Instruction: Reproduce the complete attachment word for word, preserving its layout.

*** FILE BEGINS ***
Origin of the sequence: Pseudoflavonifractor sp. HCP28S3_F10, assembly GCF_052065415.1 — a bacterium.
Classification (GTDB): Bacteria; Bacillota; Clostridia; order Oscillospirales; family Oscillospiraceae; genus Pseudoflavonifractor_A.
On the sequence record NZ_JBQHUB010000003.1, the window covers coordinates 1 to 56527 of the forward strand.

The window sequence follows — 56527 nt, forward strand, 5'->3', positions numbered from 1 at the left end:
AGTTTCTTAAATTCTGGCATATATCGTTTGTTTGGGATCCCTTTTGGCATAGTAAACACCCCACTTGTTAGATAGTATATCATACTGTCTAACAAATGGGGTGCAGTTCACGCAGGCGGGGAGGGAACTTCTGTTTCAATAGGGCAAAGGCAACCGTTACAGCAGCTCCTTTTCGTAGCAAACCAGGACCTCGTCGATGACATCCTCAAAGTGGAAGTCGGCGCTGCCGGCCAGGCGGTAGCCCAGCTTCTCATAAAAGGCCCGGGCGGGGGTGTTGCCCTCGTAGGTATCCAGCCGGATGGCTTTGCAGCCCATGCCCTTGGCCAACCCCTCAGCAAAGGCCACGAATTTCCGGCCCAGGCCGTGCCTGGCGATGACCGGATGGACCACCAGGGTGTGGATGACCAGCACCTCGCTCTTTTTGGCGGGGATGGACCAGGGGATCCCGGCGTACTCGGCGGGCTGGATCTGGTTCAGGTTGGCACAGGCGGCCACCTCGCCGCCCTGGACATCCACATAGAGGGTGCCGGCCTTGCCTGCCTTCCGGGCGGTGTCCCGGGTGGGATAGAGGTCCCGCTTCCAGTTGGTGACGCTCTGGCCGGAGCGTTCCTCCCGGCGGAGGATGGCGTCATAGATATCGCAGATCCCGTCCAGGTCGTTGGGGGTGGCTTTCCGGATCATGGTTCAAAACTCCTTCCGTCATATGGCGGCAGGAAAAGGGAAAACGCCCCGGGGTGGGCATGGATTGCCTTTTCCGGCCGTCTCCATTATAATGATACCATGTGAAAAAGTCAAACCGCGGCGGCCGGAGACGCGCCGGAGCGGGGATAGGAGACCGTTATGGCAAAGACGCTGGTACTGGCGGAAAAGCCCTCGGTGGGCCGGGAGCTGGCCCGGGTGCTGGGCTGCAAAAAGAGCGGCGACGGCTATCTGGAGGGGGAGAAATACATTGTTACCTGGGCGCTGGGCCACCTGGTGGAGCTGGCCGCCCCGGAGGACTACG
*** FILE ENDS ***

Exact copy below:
Origin of the sequence: Pseudoflavonifractor sp. HCP28S3_F10, assembly GCF_052065415.1 — a bacterium.
Classification (GTDB): Bacteria; Bacillota; Clostridia; order Oscillospirales; family Oscillospiraceae; genus Pseudoflavonifractor_A.
On the sequence record NZ_JBQHUB010000003.1, the window covers coordinates 1 to 56527 of the forward strand.

The window sequence follows — 56527 nt, forward strand, 5'->3', positions numbered from 1 at the left end:
AGTTTCTTAAATTCTGGCATATATCGTTTGTTTGGGATCCCTTTTGGCATAGTAAACACCCCACTTGTTAGATAGTATATCATACTGTCTAACAAATGGGGTGCAGTTCACGCAGGCGGGGAGGGAACTTCTGTTTCAATAGGGCAAAGGCAACCGTTACAGCAGCTCCTTTTCGTAGCAAACCAGGACCTCGTCGATGACATCCTCAAAGTGGAAGTCGGCGCTGCCGGCCAGGCGGTAGCCCAGCTTCTCATAAAAGGCCCGGGCGGGGGTGTTGCCCTCGTAGGTATCCAGCCGGATGGCTTTGCAGCCCATGCCCTTGGCCAACCCCTCAGCAAAGGCCACGAATTTCCGGCCCAGGCCGTGCCTGGCGATGACCGGATGGACCACCAGGGTGTGGATGACCAGCACCTCGCTCTTTTTGGCGGGGATGGACCAGGGGATCCCGGCGTACTCGGCGGGCTGGATCTGGTTCAGGTTGGCACAGGCGGCCACCTCGCCGCCCTGGACATCCACATAGAGGGTGCCGGCCTTGCCTGCCTTCCGGGCGGTGTCCCGGGTGGGATAGAGGTCCCGCTTCCAGTTGGTGACGCTCTGGCCGGAGCGTTCCTCCCGGCGGAGGATGGCGTCATAGATATCGCAGATCCCGTCCAGGTCGTTGGGGGTGGCTTTCCGGATCATGGTTCAAAACTCCTTCCGTCATATGGCGGCAGGAAAAGGGAAAACGCCCCGGGGTGGGCATGGATTGCCTTTTCCGGCCGTCTCCATTATAATGATACCATGTGAAAAAGTCAAACCGCGGCGGCCGGAGACGCGCCGGAGCGGGGATAGGAGACCGTTATGGCAAAGACGCTGGTACTGGCGGAAAAGCCCTCGGTGGGCCGGGAGCTGGCCCGGGTGCTGGGCTGCAAAAAGAGCGGCGACGGCTATCTGGAGGGGGAGAAATACATTGTTACCTGGGCGCTGGGCCACCTGGTGGAGCTGGCCGCCCCGGAGGACTACG